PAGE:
46. As exclusive to the power intensive consumers, certain subsidiary submissions were made. The first submission is that the bills practice adopted by the Board with reference to cannot be applied, in respect of the power intensive industries. IN 1975 tariffs, it was originally contemplated to group together the power intensive industries with consumers availing for irrigation and agricultural purposes. That proposal was not ultimately given effect to. Instead, the Board grouped the H.T.consumers availing supply for irrigation and agricultural purposes in Part-B. The power intensive consumers were since then continued as a separate class in respect of whom the Board was giving separate tariff notifications. At that time, the Board, in its memo dated 18-11-1975, said:

'With regard to other charges such as miscellaneous charges, terms and conditions of supply not mentioned specifically herein, those applicable to normal H.T.consumers will apply.'

Whenever a new power intensive consumer had sprung up, the Board was issuing similar memos which, while making specific reference to the aforesaid memo dated 18-11-1975, proceeded further to say that the other conditions stipulated in that reference would stand. This is clearly brought out from the successive memos issued by the Board on 12-8-1977; 2-5-1978; 2-8-1979; 4-10-1979; 26-6-1980 and 2-6-1981.

47. The protest to pay such fuel cost adjustment was voiced by the petitioner in W.P.No. 8177/84 who, by its letter dated 11-10-1982, expressed itself:

'We observe that an amount of Rs.3,05,442.05p.was included towards fuel cost adjustment as per, dt. 30-7-82. The above B.P.notices and amendment to Part-A of H.T.Tariffs notified under Board's proceedings, vide dt 2-6-1981. As ours is a special tariff not governed by Part-A of H.T.Tariffs, the increase notified, vide B.P.No.589, will not be applicable to us.'

In reply thereto, the Board, through its Superintending Engineer's letter dated 16-10-1982, took the stand:

'Your contention is not correct as the tariff applicable to you is same for H.T.Tariff -I with separate unit rate of 0.32 paise . But all other terms and conditions of supply under the H.T.Tariff are applicable to you.'

Thereafter, the petitioner paid all amounts claimed as fuel costs adjustment under protest as can be seen from the petitioner's letters dated 18-11-1982, 13-12-1982, 12-1-1983, 11-2-1983, 14-3-1983, 11-4-1983, 11-6-1983 and 12-8-1983.

48. We now proceed to consider the various other submissions exclusively made on behalf of the power intensive consumers. The first such submission is that the power intensive industries stand as a class by themselves and do not fall under Part-A of the tariffs 1984 and, therefore, no fuel cost adjustment can be recovered from them. This submission stands to be rejected. The 1975 tariff notification was made so as to group these power intensive industries, under the then proposed Category-II. For some reason, these power intensive industries came to be treated separately because of a greater concessional tariff rate which was extended to them under special agreements which the Board was entering with them from time to time. As there was no separate condition for fuel cost adjustment prior to 30-7-1982, such a condition could not have appeared in any of the tariff notifications made prior to the tariffs 1984. There is no dispute that these power intensive consumers are availing H.T. supply intensive consumers are availing at 33 KV or 11 KV in much the same manner as the H.T. supply is being availed of by H.T. consumers falling either under Category-I or under Category-II as per the tariff notifications made subsequent to 1975. Even these power intensive consumers were admittedly paying the tariffs for townships,which appear only in Part-A. The power intensive industries were no doubt raising a protest, but such protest appears to us to be more formal and oblique than real. If the protest was real, the petitioner, as representing the power intensive consumers, would have taken some remedial measures even in November 1982 or shortly thereafter to avoid the payment of these fuel cost adjustment charges. It looks to us that the grievance is more felt by these power intensive consumers when there was a steep escalation in such charge made in the Boards' memo dated 28-1-1984 which followed the tariffs 1984.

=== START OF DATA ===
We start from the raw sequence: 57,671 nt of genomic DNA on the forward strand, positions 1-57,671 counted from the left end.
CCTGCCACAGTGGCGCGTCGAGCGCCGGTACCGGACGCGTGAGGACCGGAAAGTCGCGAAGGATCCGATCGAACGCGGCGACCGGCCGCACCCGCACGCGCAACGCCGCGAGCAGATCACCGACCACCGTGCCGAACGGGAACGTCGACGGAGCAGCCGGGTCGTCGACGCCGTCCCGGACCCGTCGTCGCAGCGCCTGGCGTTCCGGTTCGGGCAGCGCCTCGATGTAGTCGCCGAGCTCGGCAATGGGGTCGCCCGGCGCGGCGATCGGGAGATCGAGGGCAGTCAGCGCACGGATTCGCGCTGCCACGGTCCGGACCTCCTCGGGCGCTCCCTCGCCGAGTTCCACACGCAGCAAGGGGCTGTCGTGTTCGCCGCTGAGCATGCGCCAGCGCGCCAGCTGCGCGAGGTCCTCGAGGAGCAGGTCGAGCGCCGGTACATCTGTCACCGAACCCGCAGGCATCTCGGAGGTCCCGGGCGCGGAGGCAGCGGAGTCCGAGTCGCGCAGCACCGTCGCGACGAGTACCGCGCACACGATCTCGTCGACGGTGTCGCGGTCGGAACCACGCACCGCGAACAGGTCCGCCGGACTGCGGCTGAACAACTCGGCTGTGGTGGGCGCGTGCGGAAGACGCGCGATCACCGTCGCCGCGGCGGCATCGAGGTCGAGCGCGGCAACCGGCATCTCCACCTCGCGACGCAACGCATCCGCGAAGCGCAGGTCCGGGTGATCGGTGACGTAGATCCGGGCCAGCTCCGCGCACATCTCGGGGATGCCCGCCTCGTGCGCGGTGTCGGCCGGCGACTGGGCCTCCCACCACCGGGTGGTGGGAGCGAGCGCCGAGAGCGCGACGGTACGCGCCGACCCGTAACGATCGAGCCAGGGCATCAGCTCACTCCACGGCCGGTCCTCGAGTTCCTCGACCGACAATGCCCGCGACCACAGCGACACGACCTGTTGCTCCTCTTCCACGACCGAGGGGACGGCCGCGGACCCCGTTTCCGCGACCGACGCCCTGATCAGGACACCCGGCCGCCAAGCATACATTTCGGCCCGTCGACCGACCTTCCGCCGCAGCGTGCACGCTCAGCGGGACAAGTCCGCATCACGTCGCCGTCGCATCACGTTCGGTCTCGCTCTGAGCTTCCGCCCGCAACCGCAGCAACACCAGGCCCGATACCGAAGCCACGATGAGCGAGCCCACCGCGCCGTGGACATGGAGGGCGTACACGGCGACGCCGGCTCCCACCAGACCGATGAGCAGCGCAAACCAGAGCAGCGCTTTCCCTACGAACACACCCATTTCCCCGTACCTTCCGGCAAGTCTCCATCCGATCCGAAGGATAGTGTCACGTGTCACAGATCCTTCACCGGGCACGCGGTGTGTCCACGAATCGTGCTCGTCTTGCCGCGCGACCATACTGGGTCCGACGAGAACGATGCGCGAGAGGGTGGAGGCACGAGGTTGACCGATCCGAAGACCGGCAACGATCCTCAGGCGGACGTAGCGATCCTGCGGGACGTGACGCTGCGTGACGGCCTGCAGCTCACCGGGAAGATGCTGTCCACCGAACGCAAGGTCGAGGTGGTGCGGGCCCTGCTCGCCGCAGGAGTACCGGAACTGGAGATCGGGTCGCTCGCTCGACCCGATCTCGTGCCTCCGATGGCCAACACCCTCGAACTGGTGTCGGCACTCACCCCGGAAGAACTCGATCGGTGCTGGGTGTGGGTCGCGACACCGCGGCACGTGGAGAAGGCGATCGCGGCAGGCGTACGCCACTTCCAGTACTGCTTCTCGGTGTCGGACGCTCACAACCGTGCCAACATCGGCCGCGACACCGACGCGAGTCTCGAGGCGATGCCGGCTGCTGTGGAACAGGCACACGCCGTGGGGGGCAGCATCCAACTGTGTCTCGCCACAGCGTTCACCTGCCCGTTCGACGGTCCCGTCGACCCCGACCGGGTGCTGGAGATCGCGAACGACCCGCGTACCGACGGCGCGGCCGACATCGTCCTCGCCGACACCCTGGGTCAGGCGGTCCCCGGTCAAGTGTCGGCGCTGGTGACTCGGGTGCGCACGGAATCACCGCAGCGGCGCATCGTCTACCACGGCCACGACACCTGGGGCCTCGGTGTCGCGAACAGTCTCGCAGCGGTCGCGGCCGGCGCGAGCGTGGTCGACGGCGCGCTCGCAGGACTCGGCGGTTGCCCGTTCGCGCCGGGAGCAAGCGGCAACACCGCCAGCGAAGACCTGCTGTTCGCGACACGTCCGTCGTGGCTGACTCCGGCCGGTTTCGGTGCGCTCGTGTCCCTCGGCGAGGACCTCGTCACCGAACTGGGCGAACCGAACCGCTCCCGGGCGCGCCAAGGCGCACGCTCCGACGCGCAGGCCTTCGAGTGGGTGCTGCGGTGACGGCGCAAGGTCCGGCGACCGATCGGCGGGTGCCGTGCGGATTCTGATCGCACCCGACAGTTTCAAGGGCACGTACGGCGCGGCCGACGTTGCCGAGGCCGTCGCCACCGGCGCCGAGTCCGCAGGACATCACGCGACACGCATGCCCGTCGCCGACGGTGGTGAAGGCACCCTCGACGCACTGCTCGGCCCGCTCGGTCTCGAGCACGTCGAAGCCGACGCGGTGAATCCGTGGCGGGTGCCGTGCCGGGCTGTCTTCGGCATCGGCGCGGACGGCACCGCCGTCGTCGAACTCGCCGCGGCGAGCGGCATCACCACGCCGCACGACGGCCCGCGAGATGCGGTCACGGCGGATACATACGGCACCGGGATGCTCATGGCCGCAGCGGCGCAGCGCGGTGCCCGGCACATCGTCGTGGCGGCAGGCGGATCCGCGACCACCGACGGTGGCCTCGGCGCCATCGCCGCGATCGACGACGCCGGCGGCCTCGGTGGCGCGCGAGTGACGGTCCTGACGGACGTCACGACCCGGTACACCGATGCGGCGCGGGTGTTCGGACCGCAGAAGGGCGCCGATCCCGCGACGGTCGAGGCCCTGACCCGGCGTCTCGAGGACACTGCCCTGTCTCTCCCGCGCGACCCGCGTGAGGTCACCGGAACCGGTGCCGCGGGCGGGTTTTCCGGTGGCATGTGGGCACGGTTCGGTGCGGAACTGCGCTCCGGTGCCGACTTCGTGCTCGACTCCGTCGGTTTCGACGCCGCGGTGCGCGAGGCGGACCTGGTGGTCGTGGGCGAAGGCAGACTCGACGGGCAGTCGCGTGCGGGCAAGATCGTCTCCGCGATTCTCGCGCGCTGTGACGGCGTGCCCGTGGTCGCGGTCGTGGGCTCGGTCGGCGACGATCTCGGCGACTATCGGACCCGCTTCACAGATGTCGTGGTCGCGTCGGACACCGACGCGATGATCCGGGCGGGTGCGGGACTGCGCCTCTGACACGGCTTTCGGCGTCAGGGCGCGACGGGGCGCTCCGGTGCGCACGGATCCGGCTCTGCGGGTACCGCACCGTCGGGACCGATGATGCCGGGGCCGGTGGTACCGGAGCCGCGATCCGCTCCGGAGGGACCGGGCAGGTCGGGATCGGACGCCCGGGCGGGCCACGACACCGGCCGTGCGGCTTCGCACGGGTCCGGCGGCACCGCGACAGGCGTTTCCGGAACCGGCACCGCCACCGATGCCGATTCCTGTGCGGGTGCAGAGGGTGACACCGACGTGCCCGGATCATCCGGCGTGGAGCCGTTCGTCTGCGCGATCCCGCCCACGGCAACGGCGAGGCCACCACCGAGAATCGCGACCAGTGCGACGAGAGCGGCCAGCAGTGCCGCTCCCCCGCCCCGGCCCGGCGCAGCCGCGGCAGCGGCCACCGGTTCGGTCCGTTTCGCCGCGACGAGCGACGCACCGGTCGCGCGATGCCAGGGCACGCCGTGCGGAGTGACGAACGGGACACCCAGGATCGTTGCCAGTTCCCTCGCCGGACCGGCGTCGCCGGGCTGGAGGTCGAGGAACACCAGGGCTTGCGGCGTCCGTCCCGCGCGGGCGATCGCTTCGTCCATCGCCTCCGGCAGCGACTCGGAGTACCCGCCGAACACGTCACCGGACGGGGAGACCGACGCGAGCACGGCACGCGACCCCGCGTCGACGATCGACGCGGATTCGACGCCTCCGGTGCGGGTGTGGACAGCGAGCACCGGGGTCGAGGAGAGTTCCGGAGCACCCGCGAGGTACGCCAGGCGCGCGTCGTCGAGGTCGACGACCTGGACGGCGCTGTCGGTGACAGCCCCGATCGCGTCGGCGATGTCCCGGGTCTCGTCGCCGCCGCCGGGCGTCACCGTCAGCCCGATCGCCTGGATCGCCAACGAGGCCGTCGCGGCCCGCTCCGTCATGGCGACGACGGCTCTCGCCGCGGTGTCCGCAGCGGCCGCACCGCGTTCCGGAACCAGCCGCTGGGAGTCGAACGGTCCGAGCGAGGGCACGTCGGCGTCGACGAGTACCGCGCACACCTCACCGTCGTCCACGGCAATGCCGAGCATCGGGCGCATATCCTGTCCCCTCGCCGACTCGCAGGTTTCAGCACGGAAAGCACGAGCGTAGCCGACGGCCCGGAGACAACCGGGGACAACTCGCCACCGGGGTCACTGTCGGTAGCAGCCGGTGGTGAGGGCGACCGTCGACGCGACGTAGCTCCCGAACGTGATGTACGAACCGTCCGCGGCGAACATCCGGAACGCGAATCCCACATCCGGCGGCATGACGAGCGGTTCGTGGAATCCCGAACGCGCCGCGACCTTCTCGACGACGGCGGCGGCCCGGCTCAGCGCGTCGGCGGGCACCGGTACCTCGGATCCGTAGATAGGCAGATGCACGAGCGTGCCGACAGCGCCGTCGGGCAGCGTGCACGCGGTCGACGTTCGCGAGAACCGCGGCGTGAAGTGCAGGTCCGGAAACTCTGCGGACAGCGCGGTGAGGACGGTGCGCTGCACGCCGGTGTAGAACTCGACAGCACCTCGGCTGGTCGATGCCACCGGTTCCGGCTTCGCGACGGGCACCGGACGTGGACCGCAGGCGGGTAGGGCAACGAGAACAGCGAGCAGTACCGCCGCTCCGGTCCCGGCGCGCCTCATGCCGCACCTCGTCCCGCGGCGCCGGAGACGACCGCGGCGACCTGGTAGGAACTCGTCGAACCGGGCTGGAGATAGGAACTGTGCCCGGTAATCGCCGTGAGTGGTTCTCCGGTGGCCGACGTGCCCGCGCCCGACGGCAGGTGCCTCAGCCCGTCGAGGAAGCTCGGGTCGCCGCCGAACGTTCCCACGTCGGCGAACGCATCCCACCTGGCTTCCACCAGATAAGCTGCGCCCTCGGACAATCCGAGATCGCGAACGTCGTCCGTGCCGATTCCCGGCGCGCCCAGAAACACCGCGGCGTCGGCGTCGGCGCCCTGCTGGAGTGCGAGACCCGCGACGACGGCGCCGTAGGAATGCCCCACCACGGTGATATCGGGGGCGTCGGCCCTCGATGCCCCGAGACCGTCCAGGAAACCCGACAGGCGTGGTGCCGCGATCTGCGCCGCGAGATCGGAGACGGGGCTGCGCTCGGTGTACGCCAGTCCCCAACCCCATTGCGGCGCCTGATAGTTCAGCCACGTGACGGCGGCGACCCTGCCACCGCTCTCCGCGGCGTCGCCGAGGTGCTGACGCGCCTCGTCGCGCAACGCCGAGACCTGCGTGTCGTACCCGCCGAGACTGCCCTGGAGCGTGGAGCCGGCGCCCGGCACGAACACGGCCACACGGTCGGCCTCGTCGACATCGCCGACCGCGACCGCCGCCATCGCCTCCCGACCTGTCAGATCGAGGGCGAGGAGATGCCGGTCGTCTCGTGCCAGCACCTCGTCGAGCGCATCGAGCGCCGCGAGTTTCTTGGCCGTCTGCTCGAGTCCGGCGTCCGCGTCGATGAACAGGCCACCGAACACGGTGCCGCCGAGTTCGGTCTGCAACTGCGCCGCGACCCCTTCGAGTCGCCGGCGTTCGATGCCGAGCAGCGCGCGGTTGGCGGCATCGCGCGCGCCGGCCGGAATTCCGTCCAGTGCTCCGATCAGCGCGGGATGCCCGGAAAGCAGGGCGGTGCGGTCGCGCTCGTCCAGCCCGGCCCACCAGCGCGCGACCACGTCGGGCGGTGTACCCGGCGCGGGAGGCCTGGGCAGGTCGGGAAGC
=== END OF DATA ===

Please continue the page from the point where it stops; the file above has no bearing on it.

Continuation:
49. In Rohtas Industries' case : [1984]3SCR59 (supra) the Supreme Court, while dealing with a similar fuel surcharge levied by the Board, observed:

'Though the nomenclature given to the levy is 'fuel surcharge', it is really a surcharge levied to meet the increased cost of generation and purchase of electricity.'